The extrapolation process also uses secondary source data, taking into account additional factors such as state-sanctioned forced labour and conflict. Even without an extensive background on the prevalence of forced labour, it would be easy to see the flaws and implications this method poses. For example, according to the index, Japan is ranked only one slot below Yemen for the absolute number of those in modern slavery despite their drastically different total populations. Anyone with even a basic knowledge of the economic and political climate of these two countries would question be validity of this assertion. Clustering countries together based on such limited primary data creates false representation of the actual state of modern day slavery in many countries. And publicising such data that is not accurate could in turn distort vital policy decisions, law enforcement efforts, data budgetary allocations.

The year-on-year estimates are also found questionable. In 2014, the total number of those estimated to be enslaved was roughly 36 million. In 2016, that number has been estimated to be 45.8 million. Has the number of those enslaved globally actually risen or should we attribute this increase to a larger sample size? Either way, there is no mention of past years’ results or analysis to assess the rise or fall in numerous year to year.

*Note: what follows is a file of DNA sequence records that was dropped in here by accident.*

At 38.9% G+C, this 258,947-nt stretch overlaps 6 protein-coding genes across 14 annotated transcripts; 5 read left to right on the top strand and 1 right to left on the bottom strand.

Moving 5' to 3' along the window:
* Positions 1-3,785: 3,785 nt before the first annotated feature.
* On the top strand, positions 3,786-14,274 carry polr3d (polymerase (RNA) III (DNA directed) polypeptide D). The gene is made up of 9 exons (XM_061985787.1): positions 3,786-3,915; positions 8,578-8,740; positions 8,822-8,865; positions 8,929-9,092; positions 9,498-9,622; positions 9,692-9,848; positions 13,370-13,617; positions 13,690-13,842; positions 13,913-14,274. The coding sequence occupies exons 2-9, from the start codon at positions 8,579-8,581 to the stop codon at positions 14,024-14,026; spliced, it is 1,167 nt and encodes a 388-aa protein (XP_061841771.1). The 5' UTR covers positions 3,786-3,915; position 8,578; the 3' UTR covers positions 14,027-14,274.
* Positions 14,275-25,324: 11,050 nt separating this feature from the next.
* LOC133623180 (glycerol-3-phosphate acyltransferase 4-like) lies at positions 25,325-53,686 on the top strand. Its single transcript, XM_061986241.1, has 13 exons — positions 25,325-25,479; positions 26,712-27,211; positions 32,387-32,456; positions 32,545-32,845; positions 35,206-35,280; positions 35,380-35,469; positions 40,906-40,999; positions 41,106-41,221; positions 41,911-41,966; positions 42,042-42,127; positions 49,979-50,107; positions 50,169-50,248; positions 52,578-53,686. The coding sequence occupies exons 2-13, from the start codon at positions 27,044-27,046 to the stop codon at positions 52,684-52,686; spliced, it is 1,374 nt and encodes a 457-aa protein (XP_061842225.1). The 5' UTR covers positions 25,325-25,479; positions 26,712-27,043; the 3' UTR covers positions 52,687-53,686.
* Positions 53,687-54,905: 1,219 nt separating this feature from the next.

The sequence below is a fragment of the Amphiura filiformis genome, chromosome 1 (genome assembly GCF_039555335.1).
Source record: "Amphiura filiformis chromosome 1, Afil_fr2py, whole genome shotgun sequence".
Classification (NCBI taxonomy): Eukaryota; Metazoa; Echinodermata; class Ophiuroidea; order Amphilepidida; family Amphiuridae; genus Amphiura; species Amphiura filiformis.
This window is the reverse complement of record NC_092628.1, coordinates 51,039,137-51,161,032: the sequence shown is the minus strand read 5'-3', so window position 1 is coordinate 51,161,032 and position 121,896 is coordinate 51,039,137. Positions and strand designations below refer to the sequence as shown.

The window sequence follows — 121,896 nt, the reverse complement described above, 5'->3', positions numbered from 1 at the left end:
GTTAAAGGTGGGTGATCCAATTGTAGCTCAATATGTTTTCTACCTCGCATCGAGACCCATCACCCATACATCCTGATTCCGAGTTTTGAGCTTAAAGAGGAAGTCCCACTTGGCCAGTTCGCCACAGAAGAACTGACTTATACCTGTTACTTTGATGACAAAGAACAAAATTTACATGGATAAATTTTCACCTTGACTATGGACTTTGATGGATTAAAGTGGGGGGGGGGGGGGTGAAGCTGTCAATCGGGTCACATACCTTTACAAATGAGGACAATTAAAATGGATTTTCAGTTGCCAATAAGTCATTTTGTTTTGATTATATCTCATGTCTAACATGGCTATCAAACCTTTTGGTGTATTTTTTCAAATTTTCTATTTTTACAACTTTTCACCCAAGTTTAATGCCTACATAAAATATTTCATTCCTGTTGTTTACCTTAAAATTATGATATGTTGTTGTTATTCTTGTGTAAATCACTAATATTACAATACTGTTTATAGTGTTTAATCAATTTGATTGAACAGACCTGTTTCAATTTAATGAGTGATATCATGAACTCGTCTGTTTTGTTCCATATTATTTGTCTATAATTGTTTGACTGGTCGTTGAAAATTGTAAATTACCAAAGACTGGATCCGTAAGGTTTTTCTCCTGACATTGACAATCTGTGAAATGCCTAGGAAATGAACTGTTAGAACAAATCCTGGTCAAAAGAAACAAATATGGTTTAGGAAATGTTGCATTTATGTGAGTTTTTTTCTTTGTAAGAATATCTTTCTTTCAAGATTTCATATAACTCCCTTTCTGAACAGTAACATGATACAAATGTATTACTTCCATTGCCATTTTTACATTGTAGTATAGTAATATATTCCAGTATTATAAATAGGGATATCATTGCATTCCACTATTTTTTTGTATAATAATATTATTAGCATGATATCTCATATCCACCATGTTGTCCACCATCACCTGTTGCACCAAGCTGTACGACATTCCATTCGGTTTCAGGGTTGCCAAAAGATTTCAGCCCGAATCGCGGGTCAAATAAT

Another area of major concern has been the manner in which the primary data was collected. Most notably, the sample size was extremely small. In the 25 countries where surveys have been administrated, roughly 1000 random families were sampled in each country [with the exception of Russia and India, with 2000 and 3000 families, respectively]. In Pakistan, where the population is roughly 182 million, the representative sample amounts to 0.00001 percent of citizens. This arguably is too small for a sample to be representative.